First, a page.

PITTSBURGH — For the last few years, as the Pittsburgh Pirates have foundered in mediocrity following three years of relative success under general manager Neal Huntington, the main complaint that the front office didn’t seem to have an answer for was the Pirates’ lack of a grand strategy to return to a high level of competition.
For many, those complaints centered around payroll and the failure to successfully add to a 98-win team at the end of the 2015 season. For others, it was more about the organization’s failure to commit to a rebuild.
Huntington and company never really had an answer for either group, though. They remained firmly stuck in the middle.
With an opportunity to interview new general manager Ben Cherington on Monday, I knew that was going to be my first and most important question.
Cherington, however, had no parts in it. Twice, he deftly dodged on whether or not the Pirates need to be beholden to windows of competition and whether not he’ll undertake a rebuild or add to the current team.
But he does have a plan, and it might be an even more ambitious one.
First, I’ll give you his well-stated and clearly forethought answer to my question:
“We can look at several different paths toward winning. One that’s been used has been that really strip it down and bring it back up. Another one that’s been used is sort of building more incrementally and building on the talent base you have and really being focused on good decisions and building winning over time. Neither have been 100 percent successful. Neither are foolproof. There have been success with both and maybe mistakes with both.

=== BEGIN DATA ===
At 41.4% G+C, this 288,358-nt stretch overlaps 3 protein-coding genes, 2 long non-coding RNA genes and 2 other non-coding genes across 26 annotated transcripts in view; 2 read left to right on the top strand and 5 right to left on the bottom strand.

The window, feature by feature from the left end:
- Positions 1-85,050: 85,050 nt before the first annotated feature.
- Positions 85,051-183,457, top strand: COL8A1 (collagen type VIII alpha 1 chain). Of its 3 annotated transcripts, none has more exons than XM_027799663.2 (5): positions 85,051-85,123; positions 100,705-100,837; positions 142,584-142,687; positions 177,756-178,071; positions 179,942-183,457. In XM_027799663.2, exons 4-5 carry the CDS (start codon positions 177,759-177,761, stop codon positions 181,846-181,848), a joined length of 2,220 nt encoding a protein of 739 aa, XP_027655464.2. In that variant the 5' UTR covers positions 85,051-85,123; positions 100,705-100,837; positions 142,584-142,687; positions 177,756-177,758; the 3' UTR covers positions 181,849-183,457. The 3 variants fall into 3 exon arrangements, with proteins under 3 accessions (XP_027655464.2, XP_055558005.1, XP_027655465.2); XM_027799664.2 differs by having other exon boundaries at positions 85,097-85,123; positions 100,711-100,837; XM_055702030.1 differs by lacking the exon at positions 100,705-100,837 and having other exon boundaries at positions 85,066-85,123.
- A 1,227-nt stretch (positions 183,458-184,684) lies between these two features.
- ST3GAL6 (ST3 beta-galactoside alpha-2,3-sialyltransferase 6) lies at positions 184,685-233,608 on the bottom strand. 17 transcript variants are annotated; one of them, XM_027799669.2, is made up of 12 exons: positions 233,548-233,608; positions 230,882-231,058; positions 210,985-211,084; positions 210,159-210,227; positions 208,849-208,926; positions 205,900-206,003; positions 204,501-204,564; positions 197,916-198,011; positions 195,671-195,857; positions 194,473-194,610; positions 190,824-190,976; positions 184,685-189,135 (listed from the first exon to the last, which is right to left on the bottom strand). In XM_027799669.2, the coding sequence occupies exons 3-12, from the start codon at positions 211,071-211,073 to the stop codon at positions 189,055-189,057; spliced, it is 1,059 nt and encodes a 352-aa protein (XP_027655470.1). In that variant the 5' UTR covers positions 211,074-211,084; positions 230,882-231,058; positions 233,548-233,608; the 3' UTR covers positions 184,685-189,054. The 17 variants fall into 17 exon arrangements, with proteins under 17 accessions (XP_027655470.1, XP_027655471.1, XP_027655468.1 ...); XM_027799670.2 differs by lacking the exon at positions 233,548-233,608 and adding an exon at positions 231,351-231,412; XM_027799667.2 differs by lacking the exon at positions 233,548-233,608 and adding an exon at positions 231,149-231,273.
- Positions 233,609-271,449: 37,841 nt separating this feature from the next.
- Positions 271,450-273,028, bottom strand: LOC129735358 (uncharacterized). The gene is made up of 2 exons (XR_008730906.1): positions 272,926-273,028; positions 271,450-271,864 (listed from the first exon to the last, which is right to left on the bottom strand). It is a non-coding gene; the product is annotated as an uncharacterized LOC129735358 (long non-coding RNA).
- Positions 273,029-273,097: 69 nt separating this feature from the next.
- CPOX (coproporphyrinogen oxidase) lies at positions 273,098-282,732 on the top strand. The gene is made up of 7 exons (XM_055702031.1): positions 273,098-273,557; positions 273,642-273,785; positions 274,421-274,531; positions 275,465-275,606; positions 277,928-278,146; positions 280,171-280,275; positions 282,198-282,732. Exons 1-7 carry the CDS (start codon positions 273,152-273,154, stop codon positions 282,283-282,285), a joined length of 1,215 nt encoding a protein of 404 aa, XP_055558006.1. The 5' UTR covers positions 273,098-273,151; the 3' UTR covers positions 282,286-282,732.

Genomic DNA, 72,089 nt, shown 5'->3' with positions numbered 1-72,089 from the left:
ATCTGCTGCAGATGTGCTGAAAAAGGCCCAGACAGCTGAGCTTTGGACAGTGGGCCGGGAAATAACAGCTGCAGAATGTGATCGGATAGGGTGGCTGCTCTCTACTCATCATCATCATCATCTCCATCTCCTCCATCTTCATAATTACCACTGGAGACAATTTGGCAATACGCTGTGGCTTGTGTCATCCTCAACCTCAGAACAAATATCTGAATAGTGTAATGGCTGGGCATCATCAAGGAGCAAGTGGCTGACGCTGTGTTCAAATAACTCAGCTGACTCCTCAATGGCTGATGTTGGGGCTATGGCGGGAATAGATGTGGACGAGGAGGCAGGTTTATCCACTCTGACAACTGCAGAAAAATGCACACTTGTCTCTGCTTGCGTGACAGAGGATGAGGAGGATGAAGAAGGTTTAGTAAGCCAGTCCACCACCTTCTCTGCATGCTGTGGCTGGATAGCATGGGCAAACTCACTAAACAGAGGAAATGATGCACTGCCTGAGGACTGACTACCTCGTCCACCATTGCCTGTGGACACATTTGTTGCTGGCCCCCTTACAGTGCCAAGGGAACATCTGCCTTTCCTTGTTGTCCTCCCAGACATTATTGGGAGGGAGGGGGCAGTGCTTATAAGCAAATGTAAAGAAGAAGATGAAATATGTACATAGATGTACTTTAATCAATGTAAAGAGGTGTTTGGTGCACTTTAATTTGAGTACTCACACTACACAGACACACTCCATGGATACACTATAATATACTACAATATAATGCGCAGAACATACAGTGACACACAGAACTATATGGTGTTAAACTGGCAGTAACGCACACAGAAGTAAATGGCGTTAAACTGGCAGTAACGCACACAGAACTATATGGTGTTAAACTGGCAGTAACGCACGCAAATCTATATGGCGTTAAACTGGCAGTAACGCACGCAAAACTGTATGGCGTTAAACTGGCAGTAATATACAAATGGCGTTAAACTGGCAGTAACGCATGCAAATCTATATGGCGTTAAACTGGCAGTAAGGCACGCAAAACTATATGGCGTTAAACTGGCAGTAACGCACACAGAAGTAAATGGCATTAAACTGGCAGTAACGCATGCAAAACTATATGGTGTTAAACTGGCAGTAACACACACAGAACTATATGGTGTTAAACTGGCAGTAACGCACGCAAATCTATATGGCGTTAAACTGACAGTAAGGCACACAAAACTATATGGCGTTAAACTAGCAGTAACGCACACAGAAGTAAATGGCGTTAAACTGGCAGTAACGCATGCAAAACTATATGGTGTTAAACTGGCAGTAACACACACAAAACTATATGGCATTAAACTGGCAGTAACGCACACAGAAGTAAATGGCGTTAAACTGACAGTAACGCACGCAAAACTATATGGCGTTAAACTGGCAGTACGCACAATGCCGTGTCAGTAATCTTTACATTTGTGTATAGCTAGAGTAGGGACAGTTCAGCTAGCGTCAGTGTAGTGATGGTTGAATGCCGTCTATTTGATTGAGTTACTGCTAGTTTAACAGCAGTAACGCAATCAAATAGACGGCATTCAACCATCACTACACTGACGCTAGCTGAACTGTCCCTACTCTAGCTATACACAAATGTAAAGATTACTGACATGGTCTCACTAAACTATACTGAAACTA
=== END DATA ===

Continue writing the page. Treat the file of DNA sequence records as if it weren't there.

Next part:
“So to me, that means we get back to, what are the common things? The common things are that teams that are winning are great at identification, great at acquisition, great at development and great at deployment. We’ve got to focus on those four activities and be great at all of them.”
Identification, acquisition, development and deployment are four words that were said in order about three dozen times on Monday. Get used to them.
They are the backbone of how Cherington foresees the Pirates returning to winning.
When team president Travis Williams spoke about the Pirates economic situation within baseball and about trying to find someone who would lead them to success given that situation, he used the phrase “cracking the code.”
What Cherington is proposing is more like hacking the system.
He wants to turn the Pirates into the best franchise in baseball at performing those four tasks: identifying talent, acquiring talent, developing players and deploying players.
And if one team is the best franchise in baseball at all of those things, they will probably not be beholden to windows of competition or particularly bothered by the payroll restrictions of the Pittsburgh market.
Here’s Cherington outlining, as an example, what it’s going to take to fix one small area of the major league club: the Pirates having fallen behind on MLB-wide pitching trends.